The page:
WITH just weeks to go before the Commonwealth Games in Glasgow, the partnership that won a gold medal four years ago in Delhi is about to be reunited at Wimbledon. Colin Fleming and Jocelyn Rae played here in 2011, the year after their surprise mixed-doubles victory in India, but principally because of
injuries to Rae have been unable to play together since.
The two Scots are one of four British pairs to have received wild cards for the mixed, and will be up against Scott Lipsky of the USA and Jie Zheng of China in the first round. It is a tough draw for Fleming and Rae, who are keen to bounce back from losing in the men’s and women’s doubles yesterday.
Fleming and Ross Hutchins, who is back playing after treatment for Hodkin’s lymphoma, went down in four sets to the No 16 seeds, Pablo Cuevas of Uruguay and David Marrero of Spain. The Britons got back on track in the second set after losing the first, but in the end were unable to take the contest into a decider, losing the tiebreak in the fourth to go down 6-3, 4-6, 6-3, 7-6.
At almost exactly the same time, Rae and Anna Smith, who are now Britain’s top female pairing, lost in three sets to Flavia Pennetta and Sam Stosur. The vastly experienced Italian-Australian team won 3-6, 7-5, 6-3.
From a morale point of view it was far from ideal preparation for the Scots – or indeed for Hutchins and Smith, who will join them in the mixed, partnered by Heather Watson and James Ward. But both Fleming and Rae are looking forward to renewing the partnership only formed a day before competition began in Delhi, and that took the field by storm.
“I’m excited to play with Joss,” Fleming said. “She sent me a message about playing the mixed here – I knew straightaway it would be good to play.”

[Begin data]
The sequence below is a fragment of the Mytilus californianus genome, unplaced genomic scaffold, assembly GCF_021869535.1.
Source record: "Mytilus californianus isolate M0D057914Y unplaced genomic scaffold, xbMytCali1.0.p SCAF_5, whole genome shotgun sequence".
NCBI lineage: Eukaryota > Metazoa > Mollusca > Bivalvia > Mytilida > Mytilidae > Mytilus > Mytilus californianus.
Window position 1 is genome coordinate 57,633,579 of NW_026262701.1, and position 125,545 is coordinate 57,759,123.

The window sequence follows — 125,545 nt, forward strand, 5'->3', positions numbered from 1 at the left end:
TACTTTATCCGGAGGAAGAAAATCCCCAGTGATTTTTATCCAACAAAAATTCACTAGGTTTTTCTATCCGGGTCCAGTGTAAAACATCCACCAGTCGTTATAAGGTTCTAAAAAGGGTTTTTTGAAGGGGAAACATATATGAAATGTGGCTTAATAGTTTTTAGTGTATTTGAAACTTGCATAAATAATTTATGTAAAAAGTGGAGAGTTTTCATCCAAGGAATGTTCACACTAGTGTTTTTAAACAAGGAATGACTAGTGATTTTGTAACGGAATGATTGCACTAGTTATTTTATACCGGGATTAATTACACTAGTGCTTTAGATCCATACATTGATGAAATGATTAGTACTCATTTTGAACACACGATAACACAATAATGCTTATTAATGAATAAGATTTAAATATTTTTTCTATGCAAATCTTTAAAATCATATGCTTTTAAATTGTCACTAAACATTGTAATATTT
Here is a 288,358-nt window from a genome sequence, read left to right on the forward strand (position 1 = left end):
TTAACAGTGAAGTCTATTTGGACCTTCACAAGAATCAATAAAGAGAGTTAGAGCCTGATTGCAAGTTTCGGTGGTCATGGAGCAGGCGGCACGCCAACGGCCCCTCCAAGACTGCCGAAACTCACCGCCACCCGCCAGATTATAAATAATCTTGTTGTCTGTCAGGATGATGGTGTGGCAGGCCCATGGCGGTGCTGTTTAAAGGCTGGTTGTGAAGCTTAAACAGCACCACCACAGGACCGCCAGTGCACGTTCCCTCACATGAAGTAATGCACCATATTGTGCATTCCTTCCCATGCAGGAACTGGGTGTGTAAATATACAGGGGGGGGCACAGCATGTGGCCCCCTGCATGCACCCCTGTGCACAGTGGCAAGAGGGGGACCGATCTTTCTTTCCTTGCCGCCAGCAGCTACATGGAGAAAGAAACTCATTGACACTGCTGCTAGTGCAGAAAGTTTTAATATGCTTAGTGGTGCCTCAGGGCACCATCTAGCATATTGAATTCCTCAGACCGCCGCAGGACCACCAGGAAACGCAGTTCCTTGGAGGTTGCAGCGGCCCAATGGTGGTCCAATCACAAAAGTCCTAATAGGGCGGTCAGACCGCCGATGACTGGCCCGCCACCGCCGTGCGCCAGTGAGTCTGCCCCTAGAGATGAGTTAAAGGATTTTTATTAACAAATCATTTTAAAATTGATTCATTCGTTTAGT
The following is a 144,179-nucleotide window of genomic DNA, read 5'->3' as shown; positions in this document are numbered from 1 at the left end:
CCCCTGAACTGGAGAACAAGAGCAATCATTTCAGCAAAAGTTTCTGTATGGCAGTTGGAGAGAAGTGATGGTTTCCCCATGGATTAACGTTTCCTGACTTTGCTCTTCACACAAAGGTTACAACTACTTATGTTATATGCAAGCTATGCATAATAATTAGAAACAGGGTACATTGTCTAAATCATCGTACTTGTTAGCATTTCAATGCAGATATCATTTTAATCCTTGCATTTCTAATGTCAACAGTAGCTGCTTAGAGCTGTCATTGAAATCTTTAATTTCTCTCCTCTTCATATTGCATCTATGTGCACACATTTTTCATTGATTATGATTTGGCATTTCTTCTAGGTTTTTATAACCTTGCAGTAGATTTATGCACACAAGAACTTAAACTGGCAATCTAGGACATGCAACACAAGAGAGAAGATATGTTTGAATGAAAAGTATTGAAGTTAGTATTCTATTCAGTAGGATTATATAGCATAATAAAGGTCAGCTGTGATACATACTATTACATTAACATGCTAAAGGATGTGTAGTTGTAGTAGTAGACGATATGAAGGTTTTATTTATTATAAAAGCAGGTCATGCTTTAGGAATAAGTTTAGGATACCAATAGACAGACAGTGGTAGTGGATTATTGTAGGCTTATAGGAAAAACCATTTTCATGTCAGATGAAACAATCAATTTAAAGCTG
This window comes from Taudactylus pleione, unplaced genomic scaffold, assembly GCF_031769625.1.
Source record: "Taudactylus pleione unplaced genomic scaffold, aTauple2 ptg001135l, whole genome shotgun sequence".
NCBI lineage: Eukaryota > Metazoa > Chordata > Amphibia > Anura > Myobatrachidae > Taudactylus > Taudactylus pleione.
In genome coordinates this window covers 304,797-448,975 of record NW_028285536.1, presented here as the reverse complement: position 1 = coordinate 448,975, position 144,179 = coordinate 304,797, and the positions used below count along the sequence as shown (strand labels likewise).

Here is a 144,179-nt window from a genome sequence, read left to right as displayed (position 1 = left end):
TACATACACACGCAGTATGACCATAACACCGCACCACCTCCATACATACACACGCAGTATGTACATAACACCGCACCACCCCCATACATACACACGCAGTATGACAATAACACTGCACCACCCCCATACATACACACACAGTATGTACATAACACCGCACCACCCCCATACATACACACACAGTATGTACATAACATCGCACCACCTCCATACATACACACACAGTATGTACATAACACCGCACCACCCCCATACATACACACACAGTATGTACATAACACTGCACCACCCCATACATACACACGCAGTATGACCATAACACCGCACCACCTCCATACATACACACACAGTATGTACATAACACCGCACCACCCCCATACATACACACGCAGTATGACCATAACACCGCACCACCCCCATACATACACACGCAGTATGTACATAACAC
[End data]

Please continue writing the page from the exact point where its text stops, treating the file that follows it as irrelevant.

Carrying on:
Rae, too, is looking forward to getting back together with the man from Linlithgow, and only wishes they were able to defend their Commonwealth title – tennis is not one of the 17 sports on the programme for Glasgow. “Playing with Colin at the mixed will be fun – it always is playing with Colin,” the 23-year-old said.
Apart from the actual result, the main memory of the final in Delhi for anyone who was there was the swarm of bugs that descended on the stadium. Extra-large locusts were only the most visible pests, as Rae recalled. “It was hard and it was hot. On telly you could see the big bugs flying around – what you couldn’t see were the tiny ones.”
“The Commonwealth Games was a massive surprise. I met Colin the day before our first match. We nearly lost in the first round, then we just kind of went on from there.”
Fleming took a lot of confidence, too, from the commanding way in which Rae played in that competition, particularly in the final, when she was the outstanding player on court. If both rediscover that self-belief here, they may just have a chance of pulling off another upset or two.